Every girl gets the memo:
To: Girls From: The Establishment Re: Math Math is hard, and you'll never need it anyway. You'll just be cooking and making babies, after all. cc: Boys
But most teen girls, being the modern anti-establishment type, reject this sentiment as “the man” trying to keep them down. They look to the female role models around them for guidance as to what “real life” is like. That comes down to teachers, moms, aunties, and big sisters.
Last week, while I was working on an algebra problem with a group of 7th-grade girls, the classroom teacher (a woman) said, “I’m not good at math.”
To: Girls From: Grown-up Girl Re: Math I never learned math, and now I'm a teacher, so you can safely ignore it.
But what did this teacher really mean? She can solve the problem we were working on, no problem. What’s hard is teaching math. As with most subjects, a teacher needs to be agile enough to dance around the math, attacking it from all angles, spotting the misconceptions and shreds of understanding in a student’s responses, and asking the right questions.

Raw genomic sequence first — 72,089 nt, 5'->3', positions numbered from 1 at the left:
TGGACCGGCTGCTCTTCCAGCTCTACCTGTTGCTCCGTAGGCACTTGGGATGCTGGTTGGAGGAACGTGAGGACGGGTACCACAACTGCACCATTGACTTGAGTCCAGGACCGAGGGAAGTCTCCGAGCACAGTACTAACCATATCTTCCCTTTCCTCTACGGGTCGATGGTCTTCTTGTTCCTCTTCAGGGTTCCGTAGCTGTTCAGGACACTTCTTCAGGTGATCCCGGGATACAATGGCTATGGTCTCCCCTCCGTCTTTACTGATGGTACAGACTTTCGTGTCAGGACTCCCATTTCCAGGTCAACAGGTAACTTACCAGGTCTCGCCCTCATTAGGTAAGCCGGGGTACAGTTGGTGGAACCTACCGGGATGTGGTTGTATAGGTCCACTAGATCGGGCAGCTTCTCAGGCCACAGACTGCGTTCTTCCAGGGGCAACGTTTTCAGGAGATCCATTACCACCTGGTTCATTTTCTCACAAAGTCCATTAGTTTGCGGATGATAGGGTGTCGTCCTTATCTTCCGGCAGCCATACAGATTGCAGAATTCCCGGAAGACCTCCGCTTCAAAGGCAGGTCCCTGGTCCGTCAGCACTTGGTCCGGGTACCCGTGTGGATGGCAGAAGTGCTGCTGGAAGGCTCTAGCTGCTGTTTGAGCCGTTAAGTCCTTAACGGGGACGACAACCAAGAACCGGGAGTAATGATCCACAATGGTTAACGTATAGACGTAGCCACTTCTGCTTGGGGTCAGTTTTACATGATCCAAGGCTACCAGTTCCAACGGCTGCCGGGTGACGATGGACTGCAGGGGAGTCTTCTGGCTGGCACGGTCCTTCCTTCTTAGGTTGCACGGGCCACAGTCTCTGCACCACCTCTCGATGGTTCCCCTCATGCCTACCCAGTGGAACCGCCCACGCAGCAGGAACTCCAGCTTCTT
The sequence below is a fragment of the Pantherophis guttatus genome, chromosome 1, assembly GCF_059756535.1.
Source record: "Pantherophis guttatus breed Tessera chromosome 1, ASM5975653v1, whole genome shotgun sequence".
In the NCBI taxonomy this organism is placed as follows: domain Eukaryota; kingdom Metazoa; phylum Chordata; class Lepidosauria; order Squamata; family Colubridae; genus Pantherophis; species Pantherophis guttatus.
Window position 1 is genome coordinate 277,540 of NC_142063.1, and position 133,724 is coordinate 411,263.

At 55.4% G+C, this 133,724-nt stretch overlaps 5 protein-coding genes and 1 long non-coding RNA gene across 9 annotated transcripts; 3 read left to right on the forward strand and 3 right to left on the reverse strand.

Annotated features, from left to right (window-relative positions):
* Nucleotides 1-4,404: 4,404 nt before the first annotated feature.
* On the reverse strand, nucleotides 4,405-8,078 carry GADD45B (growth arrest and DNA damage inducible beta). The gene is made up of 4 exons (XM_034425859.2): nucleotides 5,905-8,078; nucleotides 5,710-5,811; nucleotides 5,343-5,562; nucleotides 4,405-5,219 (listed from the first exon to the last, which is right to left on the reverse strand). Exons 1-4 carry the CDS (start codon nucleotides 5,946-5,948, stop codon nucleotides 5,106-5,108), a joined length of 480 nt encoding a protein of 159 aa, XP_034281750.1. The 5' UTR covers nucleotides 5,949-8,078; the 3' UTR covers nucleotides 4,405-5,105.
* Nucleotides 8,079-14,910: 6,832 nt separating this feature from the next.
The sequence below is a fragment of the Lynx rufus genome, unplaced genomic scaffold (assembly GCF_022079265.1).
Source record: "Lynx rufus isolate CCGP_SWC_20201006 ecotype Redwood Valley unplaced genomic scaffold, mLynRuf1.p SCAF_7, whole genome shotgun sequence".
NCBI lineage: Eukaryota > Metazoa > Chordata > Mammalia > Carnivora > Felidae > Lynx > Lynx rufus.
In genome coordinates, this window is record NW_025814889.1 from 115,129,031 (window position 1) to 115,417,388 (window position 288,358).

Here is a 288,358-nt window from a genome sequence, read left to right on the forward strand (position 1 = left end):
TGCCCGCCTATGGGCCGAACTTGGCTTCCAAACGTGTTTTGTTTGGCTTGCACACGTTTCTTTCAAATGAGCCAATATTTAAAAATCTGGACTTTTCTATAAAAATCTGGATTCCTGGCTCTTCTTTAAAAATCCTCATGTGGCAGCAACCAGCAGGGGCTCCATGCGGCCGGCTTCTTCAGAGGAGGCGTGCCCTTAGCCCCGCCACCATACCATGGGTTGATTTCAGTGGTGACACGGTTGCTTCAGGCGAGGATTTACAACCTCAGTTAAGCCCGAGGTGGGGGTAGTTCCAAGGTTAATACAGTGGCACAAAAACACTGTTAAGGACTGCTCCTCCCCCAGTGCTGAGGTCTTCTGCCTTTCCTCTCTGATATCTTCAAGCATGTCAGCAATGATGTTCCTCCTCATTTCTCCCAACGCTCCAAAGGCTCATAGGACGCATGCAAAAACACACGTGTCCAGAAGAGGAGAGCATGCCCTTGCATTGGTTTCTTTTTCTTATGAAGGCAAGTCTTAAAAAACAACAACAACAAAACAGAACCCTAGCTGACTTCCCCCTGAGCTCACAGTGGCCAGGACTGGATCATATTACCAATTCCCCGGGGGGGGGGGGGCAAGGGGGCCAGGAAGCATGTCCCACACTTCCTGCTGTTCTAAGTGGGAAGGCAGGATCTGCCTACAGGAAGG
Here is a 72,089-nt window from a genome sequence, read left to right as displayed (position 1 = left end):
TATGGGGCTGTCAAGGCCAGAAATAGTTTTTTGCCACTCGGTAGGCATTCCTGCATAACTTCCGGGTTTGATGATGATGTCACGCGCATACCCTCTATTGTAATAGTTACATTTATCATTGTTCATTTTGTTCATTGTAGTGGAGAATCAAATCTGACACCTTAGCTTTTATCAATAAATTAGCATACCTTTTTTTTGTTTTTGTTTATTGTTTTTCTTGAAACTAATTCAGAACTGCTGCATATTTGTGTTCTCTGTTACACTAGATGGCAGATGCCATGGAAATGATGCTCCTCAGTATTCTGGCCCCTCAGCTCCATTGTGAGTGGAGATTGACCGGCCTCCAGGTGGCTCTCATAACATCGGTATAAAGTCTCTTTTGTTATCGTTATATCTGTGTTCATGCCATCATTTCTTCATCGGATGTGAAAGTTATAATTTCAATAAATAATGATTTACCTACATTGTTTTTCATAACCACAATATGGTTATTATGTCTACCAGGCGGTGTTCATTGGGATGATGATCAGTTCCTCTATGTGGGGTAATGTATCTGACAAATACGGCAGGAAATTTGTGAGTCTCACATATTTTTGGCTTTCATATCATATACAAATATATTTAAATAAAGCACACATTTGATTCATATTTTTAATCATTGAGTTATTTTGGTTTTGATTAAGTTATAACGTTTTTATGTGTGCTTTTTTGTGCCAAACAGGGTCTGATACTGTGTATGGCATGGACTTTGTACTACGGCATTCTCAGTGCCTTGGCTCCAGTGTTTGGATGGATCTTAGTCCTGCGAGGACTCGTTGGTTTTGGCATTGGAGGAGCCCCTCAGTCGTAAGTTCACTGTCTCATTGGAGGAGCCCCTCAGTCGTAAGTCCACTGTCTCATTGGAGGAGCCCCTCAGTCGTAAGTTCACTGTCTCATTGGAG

That’s legitimately hard, and I think it’s unreasonable to ask someone to be this good at more than one subject. I’m a pretty OK math teacher, but if you plop me down in front of a language arts class, I’ll struggle. I’m OK with that, but the proper phrase is “I’m not good at teaching language arts,” not “I can’t read.”